18/6/2008
07:28
lozzer1: CC, Tam As the market dictates the share price it's no good putting down what we would consider to be a fair share price. I'd like £1 Some of the technology that IDD has, along with the new manufacturing strategy should have moved the share price a bit, but the market says otherwise
18/6/2008
07:08
lozzer1: CC IF they reach the dizzy heights 4.25p, not when. There's far too many shares washing around the market that dilutes any current value. It would have to take a siesmic shift in the interest in IDD to shift the ceiling of the share price But then, I cannot see the market giving IDD any meaningful value when there is a billion plus shares floating around For example, say the shareprice goes to 25p (heaven forbid). I cannot see the market valuing IDD on the same level as the footsie 100 big players. For a start, assets of IDD do not warrant a share value of £1/4 billion
10/6/2008
06:35
snake516: I think we need to understand why the share price of IDD is not reacting to the contract news. Hoping for another contract award or hanging on for the results in the hope that there will be a rise in the share price is blind optimism in the face of the reality of a share languishing below 1/2p. All this drivel about overhang and sells v buys is exactly that; Bullsh*t. How can this company's share price be stuck in the doldrums when it is clearly full of potential and winning decent contracts? What is happening behind the scenes that is keeping the price depressed? Those of you who claim to be close to the company; what is going on?!?
03/1/2008
19:02
snake516: I forgot to ask you all for your prediction of what the IDD share price will be on 31 December 2008 - mine is 1.5p, assuming that the fundraising goes well and does not dilute the price any further, CredECard profits are large enough to impact on the overall ID Data Group bottom line (very small overall loss or tiny profit?) and the national ID card scheme is not awarded to anyone who is likely to involve IDD. However, if the fundraising goes well, the company makes its first profit and gets a sniff of involvement (however tiny) in the national ID card, then 9-10p by year end could be possible. DYOR and Good Luck to every IDD holder...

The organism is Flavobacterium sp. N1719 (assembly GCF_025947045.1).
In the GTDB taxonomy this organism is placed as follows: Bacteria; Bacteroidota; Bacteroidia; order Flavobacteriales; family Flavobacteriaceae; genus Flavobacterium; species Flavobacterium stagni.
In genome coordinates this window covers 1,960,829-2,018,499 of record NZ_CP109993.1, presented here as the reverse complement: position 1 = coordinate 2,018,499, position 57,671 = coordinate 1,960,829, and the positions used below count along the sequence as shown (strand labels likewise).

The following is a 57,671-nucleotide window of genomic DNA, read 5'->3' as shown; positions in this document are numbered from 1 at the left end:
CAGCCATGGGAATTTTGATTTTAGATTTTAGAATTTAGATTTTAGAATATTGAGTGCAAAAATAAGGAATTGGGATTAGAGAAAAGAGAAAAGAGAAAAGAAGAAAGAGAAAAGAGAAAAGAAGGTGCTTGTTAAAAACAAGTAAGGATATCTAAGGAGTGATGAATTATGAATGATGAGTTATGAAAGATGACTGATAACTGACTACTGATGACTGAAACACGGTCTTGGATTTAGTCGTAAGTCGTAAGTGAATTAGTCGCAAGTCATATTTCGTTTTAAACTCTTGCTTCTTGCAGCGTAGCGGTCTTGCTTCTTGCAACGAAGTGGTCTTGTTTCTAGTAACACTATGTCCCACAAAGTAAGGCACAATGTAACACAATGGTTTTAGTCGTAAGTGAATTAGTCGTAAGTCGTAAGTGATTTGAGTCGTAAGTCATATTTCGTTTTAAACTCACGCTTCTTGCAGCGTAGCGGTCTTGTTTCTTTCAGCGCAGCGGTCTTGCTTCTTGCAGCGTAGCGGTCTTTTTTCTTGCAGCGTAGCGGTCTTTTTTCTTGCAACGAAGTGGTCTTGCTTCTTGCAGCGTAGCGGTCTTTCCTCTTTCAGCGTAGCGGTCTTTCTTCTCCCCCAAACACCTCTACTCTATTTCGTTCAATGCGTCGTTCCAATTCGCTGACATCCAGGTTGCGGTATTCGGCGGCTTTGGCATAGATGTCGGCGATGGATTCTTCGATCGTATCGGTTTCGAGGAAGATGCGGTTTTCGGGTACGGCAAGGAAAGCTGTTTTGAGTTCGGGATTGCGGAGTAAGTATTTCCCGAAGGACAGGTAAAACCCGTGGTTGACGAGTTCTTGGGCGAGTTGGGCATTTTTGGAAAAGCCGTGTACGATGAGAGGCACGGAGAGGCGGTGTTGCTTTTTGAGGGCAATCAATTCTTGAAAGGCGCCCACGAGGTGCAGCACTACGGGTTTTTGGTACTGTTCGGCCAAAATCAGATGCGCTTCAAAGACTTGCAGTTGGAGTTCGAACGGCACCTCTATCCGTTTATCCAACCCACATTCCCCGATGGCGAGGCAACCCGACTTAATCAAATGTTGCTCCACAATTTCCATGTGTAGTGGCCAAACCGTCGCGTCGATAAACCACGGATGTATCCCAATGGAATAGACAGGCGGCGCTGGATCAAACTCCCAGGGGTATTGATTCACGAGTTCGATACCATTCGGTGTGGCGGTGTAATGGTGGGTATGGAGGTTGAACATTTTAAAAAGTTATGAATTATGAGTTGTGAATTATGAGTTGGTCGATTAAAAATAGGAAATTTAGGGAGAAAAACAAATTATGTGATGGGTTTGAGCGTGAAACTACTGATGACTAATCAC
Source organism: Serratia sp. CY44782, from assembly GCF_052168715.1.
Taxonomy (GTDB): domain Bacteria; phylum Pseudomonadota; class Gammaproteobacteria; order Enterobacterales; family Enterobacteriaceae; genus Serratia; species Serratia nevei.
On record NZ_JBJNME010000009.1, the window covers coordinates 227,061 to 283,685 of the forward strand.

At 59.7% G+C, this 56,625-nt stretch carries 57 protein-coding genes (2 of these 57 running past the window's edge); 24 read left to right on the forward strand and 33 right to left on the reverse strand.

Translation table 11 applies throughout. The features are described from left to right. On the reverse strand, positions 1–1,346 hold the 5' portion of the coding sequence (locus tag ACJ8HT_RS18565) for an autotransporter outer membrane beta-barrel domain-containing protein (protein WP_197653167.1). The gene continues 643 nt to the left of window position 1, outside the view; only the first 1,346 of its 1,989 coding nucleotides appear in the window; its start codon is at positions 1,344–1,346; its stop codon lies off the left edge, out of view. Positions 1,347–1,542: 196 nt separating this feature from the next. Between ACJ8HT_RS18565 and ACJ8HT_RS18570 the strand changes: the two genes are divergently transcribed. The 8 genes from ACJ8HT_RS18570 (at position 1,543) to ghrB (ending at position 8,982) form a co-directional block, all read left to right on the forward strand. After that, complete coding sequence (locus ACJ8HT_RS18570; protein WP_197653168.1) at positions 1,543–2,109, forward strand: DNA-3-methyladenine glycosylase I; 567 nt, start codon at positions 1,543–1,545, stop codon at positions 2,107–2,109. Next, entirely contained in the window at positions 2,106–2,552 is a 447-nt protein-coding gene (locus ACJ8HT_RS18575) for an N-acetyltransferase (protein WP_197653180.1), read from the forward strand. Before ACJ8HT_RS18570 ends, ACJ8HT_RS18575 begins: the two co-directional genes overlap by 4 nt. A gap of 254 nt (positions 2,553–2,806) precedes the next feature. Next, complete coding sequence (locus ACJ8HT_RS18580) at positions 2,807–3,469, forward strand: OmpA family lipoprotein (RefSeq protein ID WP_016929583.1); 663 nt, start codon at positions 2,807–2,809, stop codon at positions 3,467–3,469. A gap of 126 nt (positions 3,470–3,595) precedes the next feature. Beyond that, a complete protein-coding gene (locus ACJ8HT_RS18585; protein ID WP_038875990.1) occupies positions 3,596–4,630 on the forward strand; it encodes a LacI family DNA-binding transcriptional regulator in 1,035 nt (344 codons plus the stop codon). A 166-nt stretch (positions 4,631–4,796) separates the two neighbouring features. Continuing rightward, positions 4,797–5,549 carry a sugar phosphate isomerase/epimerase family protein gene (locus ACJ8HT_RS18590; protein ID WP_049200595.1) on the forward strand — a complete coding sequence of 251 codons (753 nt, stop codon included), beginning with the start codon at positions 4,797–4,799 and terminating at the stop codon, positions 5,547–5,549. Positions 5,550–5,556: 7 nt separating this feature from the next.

22/12/2006
17:56
lozzerg: All Spoke to a dealer at redmayne Bentley in Leeds. I told her that the behaviour of the IDD share price was very unusual and that it had passed the golden cross. She looked at the recent climb and rose her eyebrows. She then rung up an MM and asked why this was. The MM got back to say that there was a rumour of a contract. They didn't mention how big or for how long but given the recent demand for this share I would say that the MMs know about this and have been buying in droves (maybe on pure speculation!). I think that we will continue to see a strong buying trend until either news of the contract is released or the MMs get bored with their holdings and sell Merry christmas to all
20/10/2006
07:20
lobby3: Morning newsman, morning all P199ker Which company has the software. It could be that IDD goes into partnership with them. Fairdealer, as for goldsmith et al, if Goldsmith has an interset in this company then IDD cannot be part of the ID card bid as it would go against the fair competition rules of parliment. Goldsmith would have to declare the interest and then either divest himself of the shares for IDD to bid or IDD do not bid Newsman I would love to see the IDD share price start a pheonix type rebirth but two things stand in the way 1. Heavy dilution of some 1.2 billion shares 2. Market confidence I would love for you to say "I told you so" as IDD gets a very healthy share price and I would be the first to admit that I was a whinger and whiner and that we should have held the faith as you did as I have a very sizeable chunk of shares that I accumulated in better times, but somehow I don't think so